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Accolades


Wood in a gold outfit in front of a yellow background

Alumna Sossena Wood Featured on NBC

Sossena Wood, a Pitt alumna twice over who most recently earned a Doctor of Philosophy in bioengineering in 2018, developed a realistic phantom head for magnetic resonance research while at the Swanson School of Engineering.

Now, Wood and her research are featured in NBC News Learn’s new online video collection “Discovering You: Engineering Your World.” Debuting during National Engineers Week, which runs through Feb. 23, the series highlights the careers of engineers in a variety of sectors and offers insights to the next generation of students. The video segment on Wood’s research delves into her work while she was a doctoral student at Pitt. She is now a Presidential Postdoctoral Fellow at Carnegie Mellon University.

Read more about her work and watch the NBC segment.


Wallace in a Navy suit

John Wallace Named Fellow of the American Academy of Social Work and Social Welfare

John Wallace, Dave E. Epperson Chair and Professor of Social Work, has been named a Fellow of the American Academy of Social Work and Social Welfare. The academy is a society of distinguished scholars and practitioners dedicated to achieving excellence in social work and social welfare through work that advances social good.

Wallace does this in a number of ways, particularly in Homewood, the neighborhood in which he was born and raised. He is a co-founder of the Homewood Children’s Village and board president of Operation Better Block, both of which use community-based research to improve the lives of some of our most vulnerable city residents. His Pitt-Assisted Communities & Schools (PACS) program enriches the education of Westinghouse High School students. Through PACS, members of a group of teenaged Justice Scholars are taking Pitt courses, visiting Pitt for college-prep workshops and engaging in community service.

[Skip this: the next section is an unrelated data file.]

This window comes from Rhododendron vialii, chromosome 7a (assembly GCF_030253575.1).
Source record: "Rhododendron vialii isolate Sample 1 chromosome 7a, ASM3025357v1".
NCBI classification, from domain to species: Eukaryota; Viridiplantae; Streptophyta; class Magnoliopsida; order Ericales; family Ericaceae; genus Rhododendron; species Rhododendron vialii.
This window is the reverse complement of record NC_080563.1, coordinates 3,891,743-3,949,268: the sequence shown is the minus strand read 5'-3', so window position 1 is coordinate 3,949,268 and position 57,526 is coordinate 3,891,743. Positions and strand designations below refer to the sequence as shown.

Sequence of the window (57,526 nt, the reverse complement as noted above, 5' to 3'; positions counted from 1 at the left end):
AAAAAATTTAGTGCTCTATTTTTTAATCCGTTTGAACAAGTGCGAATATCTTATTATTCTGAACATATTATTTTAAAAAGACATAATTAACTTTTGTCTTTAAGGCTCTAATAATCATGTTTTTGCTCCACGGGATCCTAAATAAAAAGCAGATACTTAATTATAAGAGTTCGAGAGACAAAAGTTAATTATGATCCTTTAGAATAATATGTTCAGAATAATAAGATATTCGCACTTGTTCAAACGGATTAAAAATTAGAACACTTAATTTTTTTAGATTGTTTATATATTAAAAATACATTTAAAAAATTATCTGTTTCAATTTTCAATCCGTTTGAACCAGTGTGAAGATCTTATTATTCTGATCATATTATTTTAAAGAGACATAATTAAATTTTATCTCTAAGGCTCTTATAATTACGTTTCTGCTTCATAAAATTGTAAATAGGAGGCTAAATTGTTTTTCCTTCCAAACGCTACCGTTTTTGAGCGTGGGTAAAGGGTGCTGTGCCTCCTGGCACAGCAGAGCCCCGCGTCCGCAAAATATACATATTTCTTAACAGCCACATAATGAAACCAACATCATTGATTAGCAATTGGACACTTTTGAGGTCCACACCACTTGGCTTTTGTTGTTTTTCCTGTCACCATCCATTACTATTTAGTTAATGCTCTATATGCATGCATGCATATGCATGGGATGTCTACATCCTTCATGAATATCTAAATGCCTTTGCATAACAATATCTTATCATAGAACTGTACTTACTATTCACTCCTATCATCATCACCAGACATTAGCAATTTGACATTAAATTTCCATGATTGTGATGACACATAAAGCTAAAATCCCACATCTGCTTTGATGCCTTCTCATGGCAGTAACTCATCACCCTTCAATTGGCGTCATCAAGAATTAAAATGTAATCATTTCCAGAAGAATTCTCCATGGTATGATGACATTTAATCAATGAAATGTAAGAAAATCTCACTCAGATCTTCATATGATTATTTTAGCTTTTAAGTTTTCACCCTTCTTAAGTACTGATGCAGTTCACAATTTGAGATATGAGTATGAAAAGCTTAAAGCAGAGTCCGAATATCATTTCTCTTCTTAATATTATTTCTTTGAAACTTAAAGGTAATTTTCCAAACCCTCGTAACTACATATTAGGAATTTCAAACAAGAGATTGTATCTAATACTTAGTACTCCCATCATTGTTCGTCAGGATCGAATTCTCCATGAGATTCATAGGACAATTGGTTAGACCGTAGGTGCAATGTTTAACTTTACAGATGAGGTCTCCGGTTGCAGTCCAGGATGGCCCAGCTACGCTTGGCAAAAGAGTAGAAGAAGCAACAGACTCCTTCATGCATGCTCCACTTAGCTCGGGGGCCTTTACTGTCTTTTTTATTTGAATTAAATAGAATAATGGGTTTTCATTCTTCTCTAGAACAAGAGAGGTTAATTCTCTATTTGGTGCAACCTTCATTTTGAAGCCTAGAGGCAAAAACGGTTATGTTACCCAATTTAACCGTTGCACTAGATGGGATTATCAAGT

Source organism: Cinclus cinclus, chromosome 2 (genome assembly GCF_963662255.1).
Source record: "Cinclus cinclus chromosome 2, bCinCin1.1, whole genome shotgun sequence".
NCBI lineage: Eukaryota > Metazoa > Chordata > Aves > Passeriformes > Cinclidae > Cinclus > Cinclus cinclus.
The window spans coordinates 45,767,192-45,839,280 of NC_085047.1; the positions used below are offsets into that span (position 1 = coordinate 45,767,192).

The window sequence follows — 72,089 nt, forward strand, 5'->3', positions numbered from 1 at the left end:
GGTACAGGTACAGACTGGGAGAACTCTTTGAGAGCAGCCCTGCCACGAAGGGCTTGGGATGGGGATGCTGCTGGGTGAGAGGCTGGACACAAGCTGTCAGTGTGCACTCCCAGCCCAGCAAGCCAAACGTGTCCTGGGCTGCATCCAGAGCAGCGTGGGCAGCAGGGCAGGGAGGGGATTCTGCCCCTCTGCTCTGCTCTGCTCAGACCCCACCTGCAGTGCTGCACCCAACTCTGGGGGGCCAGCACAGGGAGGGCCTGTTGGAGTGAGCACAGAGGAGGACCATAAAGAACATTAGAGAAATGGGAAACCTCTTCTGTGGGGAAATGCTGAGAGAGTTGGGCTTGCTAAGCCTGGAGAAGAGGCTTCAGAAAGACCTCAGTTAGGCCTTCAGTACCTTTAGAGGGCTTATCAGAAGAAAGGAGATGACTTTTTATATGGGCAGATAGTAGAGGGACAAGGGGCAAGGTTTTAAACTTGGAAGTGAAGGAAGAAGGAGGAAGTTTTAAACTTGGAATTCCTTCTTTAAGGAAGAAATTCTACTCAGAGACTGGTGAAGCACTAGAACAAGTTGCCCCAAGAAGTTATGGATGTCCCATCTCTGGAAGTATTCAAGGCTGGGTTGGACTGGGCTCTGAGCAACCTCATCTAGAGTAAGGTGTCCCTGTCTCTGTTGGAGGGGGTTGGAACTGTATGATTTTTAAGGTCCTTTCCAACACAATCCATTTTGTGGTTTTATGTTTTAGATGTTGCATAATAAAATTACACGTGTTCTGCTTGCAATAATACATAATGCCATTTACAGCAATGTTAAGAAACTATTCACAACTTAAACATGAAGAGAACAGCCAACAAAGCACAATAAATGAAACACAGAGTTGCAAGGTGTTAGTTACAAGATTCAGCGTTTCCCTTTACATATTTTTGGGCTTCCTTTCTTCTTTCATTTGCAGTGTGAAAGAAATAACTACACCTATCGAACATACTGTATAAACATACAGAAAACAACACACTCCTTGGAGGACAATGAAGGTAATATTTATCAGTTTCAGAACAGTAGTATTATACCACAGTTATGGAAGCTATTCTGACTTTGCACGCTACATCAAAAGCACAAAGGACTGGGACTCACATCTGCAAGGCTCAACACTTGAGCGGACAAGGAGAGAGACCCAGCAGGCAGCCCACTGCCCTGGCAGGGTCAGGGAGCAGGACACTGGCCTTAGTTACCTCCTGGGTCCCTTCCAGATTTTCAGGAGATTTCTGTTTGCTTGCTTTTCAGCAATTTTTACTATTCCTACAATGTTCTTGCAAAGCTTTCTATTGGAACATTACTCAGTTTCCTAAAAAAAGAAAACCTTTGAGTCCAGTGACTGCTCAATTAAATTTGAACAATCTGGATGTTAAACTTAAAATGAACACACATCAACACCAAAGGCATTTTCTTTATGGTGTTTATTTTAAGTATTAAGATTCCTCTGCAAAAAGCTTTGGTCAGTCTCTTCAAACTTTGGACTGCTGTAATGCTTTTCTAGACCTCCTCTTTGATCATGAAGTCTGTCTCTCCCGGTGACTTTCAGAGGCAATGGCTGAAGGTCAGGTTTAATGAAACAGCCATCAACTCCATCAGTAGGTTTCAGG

Wallace, also the pastor of Bible Center Church in Homewood, helped launch the Everyday Cafe coffee shop in Homewood two years ago, partners with colleagues in business and engineering to lead the Direct Curent HEaRT (Direct Current Humanity, Energy, and Regional Transformation) initiative and plays a key role with programming at Pitt’s Community Engagement Center.

“I am humbled to have been inducted into the American Academy of Social Work and Social Welfare,” said Wallace. “Having my work recognized by such an accomplished group of scholars is truly an honor.”


Jakicic in a suit, spliced with Rogers in a red shirt

Healthy Lifestyle Institute Leaders to Give Keynote at Professional Summit

John Jakicic (EDUC ’95G), chair of the Department of Health and Physical Activity (HPA) in the School of Education, and Renee Rogers (EDUC ’09G, ’12G), assistant professor in HPA, will give a keynote presentation at the American College of Sports Medicine’s (ACSM) International Health and Fitness Summit in March.

Jakicic, who is also the founding director of Pitt’s new Healthy Lifestyle Institute (HLI), and Rogers, who serves as HLI’s programming director, will jointly present on the scientific evidence regarding the health benefits of physical activity.

Particularly, Jakicic and Rogers will focus on “novel science that contributed to the 2018 Physical Activity Guidelines for Americans.” Jakicic served on the advisory committee that revised the guidelines.

“It is an honor to be asked by the American College of Sports Medicine to give a featured presentation at the International Health and Fitness Summit. As leaders at the Healthy Lifestyle Institute at PITT, we are passionate about translating research into practice,” said Jakicic.